I had to move from one end of the hall to the other in order at the International Woodworking Fair to keep my appointment with the folks at Rockler, but I wasn’t disappointed with what they had to show me. Here’s a recap.
Let’s start with the bench cookies. Many woodworkers picked up a set of these hockey-puck-like shop helpers, and I’ll bet you thought these were a great “one-hit wonder.” Not so. Rockler has re-invented the cookie, calling this version the Bench Cookie Plus. The “plus” part is that they have added a threaded insert into the bottom of the disc and are now making screw-in posts that raise the cookies off your bench.
Slip the post in one way and the cookie is raised one “cookie” thickness off the benchtop. Flip the post, and the cookie is raised higher. Thanks to these posts, you can raise your work to allow more depth with cutting tools, or it creates a second horizontal surface to fill.
The most inventive bench cookie idea shown this year is a single post , that also screws into the cookie , that allows you to stick the cookies in bench dog holes (all the new posts fit into 3/4″ holes). With this, you can position cookies on the top edge of sawhorses for additional uses. The new cookies are four for $14, the risers come in pairs and are $4 and $8.
For me, so far, the “I should have thought of that tool” is also from Rockler. If you turn at the lathe, the one thing you do – or at least I do – too many times is set the opening of your calipers. You know the drill: Pick up a rule, hold it with one hand while you set the calipers for the next cut.
Rockler has a handy tool to make that job easier, a new Caliper Gauge/Center finder. The gauge is set in 1/8″ increments for sizes from 1/8″ through 5″ in width. The sizes are shown in large white characters to make it easy to read. And as an added benefit, flip the gauge over and the unit becomes a center finder for round or square stock.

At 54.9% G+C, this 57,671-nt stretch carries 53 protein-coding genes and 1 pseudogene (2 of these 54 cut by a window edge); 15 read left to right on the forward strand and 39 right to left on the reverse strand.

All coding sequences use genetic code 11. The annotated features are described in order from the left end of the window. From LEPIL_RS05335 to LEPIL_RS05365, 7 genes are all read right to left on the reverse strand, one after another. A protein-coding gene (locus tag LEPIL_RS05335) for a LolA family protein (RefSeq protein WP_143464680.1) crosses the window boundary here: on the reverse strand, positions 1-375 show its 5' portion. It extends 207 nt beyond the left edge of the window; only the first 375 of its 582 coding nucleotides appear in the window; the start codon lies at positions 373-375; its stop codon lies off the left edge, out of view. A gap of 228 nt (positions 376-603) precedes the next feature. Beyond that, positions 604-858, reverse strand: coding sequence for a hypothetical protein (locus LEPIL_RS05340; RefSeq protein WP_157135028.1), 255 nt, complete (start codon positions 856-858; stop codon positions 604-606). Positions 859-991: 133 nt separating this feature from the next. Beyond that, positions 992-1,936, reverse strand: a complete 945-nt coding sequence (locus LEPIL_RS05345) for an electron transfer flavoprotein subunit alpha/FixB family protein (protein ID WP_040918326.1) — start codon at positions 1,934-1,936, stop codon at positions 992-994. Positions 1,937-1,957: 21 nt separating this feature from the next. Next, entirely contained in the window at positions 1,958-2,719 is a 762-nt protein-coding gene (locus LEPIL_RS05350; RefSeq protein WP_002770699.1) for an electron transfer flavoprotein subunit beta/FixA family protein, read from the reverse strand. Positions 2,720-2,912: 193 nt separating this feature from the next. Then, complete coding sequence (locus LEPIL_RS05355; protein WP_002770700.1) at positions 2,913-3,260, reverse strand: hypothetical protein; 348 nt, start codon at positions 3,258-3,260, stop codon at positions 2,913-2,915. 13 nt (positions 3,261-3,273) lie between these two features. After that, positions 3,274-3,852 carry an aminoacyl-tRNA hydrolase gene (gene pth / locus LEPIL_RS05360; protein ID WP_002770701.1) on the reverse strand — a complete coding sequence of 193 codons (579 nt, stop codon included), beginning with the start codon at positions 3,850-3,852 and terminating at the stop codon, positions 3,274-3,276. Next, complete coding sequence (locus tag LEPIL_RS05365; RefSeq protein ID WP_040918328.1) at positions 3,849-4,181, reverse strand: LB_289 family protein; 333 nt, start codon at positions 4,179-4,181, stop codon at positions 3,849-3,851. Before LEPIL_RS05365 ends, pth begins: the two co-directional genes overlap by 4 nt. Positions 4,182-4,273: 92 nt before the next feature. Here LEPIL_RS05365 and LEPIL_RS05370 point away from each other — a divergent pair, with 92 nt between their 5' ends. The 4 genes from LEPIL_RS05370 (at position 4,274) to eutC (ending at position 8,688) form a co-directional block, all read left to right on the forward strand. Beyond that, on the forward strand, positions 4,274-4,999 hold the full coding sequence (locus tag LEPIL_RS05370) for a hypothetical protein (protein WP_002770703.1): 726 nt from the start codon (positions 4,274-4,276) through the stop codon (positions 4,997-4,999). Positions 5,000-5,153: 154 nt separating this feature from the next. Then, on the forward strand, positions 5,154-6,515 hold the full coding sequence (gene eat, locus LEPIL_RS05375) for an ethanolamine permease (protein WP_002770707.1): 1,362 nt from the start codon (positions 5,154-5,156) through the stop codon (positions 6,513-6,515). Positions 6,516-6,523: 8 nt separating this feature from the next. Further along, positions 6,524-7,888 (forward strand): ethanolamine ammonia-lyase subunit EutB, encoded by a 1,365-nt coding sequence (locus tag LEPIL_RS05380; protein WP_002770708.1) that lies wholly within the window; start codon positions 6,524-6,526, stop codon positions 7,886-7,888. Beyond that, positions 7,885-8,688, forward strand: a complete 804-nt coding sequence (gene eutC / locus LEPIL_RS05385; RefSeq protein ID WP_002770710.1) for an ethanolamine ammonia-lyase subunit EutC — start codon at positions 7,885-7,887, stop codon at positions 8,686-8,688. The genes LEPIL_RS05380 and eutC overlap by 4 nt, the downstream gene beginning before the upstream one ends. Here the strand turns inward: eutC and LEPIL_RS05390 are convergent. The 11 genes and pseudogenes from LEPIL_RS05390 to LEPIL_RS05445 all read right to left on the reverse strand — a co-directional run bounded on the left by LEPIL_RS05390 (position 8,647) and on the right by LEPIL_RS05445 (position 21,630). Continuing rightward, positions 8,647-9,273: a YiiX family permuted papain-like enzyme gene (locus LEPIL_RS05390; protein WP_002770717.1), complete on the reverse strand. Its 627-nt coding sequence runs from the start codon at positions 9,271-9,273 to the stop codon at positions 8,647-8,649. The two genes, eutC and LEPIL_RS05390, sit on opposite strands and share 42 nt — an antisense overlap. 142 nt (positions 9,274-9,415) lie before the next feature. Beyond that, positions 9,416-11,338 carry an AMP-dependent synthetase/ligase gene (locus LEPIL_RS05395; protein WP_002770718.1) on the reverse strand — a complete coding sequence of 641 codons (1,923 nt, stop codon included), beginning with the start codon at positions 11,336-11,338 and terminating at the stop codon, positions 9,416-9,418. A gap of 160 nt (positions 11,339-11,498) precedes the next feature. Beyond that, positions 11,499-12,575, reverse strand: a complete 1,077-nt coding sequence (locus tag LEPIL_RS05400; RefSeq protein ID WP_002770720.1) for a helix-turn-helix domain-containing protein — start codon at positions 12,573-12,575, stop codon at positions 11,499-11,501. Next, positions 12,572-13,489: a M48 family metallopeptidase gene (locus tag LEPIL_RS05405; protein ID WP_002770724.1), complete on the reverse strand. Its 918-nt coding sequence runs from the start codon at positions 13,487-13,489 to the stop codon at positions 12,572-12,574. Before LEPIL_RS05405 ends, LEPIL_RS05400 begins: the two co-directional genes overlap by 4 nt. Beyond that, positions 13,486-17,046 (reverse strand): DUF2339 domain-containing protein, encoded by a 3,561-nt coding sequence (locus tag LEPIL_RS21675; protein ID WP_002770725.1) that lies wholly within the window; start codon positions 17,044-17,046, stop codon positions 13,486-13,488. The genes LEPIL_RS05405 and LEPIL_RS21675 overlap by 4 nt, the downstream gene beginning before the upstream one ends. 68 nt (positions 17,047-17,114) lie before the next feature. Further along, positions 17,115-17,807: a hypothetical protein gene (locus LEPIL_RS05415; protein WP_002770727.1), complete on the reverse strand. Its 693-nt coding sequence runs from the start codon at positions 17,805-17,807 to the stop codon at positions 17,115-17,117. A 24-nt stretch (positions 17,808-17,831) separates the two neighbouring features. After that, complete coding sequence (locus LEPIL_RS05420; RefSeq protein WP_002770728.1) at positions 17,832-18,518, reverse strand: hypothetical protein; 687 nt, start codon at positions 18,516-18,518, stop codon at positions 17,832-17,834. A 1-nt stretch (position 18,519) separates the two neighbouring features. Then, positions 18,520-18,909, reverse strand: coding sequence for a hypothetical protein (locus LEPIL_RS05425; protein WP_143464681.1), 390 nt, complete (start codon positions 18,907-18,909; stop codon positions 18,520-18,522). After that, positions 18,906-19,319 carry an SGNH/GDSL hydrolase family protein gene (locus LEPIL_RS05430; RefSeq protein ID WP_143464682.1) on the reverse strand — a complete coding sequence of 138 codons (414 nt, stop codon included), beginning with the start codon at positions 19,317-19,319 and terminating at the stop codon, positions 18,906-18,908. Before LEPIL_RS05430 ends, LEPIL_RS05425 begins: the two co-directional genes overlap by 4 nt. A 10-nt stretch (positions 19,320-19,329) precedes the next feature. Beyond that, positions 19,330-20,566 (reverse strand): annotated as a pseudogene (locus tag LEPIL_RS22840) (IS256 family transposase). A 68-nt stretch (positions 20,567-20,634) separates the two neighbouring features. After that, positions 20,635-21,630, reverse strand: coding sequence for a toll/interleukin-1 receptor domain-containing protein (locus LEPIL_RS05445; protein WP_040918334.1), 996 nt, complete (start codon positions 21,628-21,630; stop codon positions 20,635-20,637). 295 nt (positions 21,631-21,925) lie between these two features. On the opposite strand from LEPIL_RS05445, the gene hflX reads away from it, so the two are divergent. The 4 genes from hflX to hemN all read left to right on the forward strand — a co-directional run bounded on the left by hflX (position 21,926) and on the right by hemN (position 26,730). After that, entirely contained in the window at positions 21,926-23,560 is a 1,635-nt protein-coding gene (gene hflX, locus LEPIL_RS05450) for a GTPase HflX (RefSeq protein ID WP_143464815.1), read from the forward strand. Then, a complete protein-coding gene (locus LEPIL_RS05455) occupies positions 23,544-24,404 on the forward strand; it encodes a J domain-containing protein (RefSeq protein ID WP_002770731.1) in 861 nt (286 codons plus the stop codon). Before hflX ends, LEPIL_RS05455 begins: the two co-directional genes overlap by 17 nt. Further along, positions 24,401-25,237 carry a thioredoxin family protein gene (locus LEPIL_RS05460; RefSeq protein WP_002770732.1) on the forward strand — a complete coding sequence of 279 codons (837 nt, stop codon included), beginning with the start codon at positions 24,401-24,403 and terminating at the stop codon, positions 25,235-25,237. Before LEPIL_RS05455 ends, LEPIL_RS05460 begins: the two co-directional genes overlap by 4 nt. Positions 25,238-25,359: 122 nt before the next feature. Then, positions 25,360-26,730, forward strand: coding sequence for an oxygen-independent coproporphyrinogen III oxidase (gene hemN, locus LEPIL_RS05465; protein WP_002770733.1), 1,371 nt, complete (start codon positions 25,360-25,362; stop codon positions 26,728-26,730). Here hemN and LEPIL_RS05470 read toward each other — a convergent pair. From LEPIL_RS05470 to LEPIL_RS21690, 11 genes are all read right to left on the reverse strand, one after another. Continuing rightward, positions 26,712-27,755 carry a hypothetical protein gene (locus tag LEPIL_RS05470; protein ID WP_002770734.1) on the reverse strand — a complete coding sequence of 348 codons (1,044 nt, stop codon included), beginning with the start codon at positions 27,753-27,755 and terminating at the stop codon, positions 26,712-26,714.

Other items from the folks at Rockler include:
– 4″ dust separator components that turn almost any container into a separator. Sold in pairs at $20, these threaded components (elbow and coupler) are easily fit into 4″ holes. The pieces are made from high-strength polymer.
– For pocket-hole users, look for a clamp ($20) that fits into the hole to help and pull and hold parts together as screws are driven. Also, there’s a nice three-way face clamp ($35) that allows you to tightly fit face frames to cases.
– Last year Rockler brought out a box-joint jig. This year the company is introducing clamping cauls (sold in four packs at $10 per pack) that work with those joints. Each jig has a matching “tooth” to make contact with the appropriate areas to tightly secure the box as the glue sets. In addition, each caul has slots on the outside that perfectly accept a penny. The penny holds your band clamp in place as you apply pressure.
– A shelf-drilling jig ($80) that not only allows for shelf pins to be located correctly, the holes are labeled so you can drill the right locations if you choose not to use every hole.
And take a look at this cool router cabinet. I’ll have more information on that in the next few days, so check back.
– Glen D. Huey